However, he said these days the dam, costing $11.3 billion, was not the top priority of the government, which has shifted funds meant for the dam to another project, the Neelum Jhelum hydropower plant. An amount of Rs1 billion has also been diverted to the PM’s discretionary funds.

http://tribune.com.pk/story/507021/coal-fired-power-plant-govts-abo...

Comment by Riaz Haq on February 22, 2013 at 10:43am

Here's a Dawn report on KESC's plans to invest $500 million in Karachi power infrastructure:

KESC would invest about $500 million for setting up of coal-based power plants, improvement in transmission and distribution systems in Karachi during the next five years, said Tabish Gohar, chairman, KESC board of directors here on Thursday.

A five-member KESC delegation briefed the Minister for Water and Power, Chaudhry Ahmad Mukhtar, on plans to improve power supply situation in Karachi.

Mr Gohar said that the Bin Qasim power plant would be converted on imported and local coal to generate 400MW cheaper electricity with an investment of $300 million.

The conversion plan would take almost 20 months to complete.

The KESC would spend $80 million on conversion of gas-based plants on combined cycle, while $80 million would be spent on smart grid station that would help improvement and transmission system.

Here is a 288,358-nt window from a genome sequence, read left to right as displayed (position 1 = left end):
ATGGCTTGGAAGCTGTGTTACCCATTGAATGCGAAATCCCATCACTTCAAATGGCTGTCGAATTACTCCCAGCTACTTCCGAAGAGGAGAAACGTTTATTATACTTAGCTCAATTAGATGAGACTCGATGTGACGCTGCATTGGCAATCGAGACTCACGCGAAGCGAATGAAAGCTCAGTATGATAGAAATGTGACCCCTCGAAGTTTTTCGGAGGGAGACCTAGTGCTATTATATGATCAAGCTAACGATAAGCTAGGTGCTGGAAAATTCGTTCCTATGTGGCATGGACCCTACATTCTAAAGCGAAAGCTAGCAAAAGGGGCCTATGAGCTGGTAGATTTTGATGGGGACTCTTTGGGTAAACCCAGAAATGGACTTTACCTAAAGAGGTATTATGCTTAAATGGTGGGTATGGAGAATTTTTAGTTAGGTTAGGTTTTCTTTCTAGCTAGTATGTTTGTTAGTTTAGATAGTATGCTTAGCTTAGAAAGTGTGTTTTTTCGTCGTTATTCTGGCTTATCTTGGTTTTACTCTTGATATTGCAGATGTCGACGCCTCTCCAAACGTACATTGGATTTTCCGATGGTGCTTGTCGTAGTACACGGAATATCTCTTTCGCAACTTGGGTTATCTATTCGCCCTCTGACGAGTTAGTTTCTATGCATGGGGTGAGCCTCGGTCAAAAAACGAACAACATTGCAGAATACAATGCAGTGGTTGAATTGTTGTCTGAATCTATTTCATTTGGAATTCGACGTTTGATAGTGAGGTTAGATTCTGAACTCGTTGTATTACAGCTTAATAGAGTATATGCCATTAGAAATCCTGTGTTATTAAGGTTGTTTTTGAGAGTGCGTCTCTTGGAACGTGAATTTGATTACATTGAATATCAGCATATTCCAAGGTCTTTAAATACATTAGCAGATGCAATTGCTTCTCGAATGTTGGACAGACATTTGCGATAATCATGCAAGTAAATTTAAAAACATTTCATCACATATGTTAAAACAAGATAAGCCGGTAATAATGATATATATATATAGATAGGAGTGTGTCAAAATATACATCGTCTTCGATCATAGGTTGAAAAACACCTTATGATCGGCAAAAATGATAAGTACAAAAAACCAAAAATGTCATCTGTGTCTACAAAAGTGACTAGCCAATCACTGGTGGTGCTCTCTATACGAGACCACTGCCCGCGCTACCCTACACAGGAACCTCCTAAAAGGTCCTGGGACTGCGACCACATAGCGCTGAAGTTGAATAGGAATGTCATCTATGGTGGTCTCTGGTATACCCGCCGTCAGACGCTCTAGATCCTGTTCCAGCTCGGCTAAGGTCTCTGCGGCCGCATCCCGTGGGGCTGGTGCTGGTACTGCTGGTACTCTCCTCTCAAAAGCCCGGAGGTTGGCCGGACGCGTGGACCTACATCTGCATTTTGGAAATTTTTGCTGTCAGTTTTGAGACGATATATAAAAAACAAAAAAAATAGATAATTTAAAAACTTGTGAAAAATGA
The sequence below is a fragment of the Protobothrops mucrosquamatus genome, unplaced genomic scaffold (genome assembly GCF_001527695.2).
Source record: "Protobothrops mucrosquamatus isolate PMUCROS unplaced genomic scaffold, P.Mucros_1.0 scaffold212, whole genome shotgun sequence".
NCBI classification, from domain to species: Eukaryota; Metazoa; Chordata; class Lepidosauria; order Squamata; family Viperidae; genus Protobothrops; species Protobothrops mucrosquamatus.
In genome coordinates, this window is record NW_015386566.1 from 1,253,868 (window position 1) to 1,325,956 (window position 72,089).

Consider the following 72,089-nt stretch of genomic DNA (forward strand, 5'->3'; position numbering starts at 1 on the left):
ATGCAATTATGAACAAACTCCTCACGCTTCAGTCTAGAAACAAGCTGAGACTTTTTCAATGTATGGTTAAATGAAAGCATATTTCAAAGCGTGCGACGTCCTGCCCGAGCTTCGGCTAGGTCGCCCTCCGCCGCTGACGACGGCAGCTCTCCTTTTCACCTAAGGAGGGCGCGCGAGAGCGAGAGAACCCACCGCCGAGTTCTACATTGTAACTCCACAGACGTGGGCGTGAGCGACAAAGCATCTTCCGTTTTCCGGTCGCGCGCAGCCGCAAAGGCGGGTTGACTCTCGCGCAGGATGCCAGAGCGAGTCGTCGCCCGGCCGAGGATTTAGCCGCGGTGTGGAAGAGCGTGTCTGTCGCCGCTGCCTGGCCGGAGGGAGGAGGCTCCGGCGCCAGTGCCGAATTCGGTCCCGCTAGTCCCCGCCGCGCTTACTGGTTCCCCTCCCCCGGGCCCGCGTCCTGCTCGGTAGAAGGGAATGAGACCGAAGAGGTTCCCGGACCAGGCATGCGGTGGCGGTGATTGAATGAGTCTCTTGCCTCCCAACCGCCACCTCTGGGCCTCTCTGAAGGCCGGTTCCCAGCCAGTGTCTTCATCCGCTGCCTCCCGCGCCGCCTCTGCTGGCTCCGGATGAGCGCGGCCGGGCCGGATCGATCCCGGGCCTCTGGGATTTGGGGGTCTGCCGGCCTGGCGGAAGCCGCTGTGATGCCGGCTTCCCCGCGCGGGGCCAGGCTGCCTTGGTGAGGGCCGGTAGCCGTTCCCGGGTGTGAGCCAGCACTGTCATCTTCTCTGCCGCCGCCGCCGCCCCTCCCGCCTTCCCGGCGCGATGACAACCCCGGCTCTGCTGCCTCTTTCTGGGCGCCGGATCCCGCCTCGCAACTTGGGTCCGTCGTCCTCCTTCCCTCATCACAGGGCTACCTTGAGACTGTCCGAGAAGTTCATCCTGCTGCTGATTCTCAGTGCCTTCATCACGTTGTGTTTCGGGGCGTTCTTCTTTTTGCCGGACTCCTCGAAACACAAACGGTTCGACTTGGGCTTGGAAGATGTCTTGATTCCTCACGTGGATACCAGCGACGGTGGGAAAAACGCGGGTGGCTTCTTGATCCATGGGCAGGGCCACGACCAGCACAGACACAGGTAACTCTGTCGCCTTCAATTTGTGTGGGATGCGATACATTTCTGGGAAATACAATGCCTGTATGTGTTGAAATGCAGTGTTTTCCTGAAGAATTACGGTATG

The KESC chairman said that due to investment plan, the power system in Karachi would improve, and power thefts and line losses would be checked.

He also briefed the minister on outsourcing of some of its feeders and future plans to meet the electricity requirements.

http://dawn.com/2013/02/22/kesc-to-invest-500m-in-coal-plants/

Comment by Riaz Haq on March 15, 2013 at 10:53pm

Here's a PakistanToday report on Sindh coal plans:

KARACHI - The Sindh Engro Coal Mining Company (SECMC) and Government of Sindh broke ground on Thursday to mark the beginning of coal extraction project at Thar Coal block II.
Sindh Chief Minister Qaim Ali Shah attended the groundbreaking ceremony, along with the other government officials and Senior Management of Engro Corporation, says a statement issued by Engro Corporation. Sindh Engro Coal Mining Company is a joint venture between Engro Corporation and Government of Sindh. The SECMC has completed the feasibility study on Thar Coal project, confirming the technical, commercial and environmental viability of the project.
All the required government approvals have been obtained and the Economic Co-ordination Committee (ECC) has approved $700 million sovereign guarantee for the project. The mining project, which will cost US$ 1.3 billion, is likely to start later this year and is expected to take less than four years for completion. Speaking the occasion, Ali Ansari - President and CEO Engro Corporation said, “For over four decades Engro has been a part of Pakistan’s economic landscape sharing the various challenges and triumphs that the country has offered.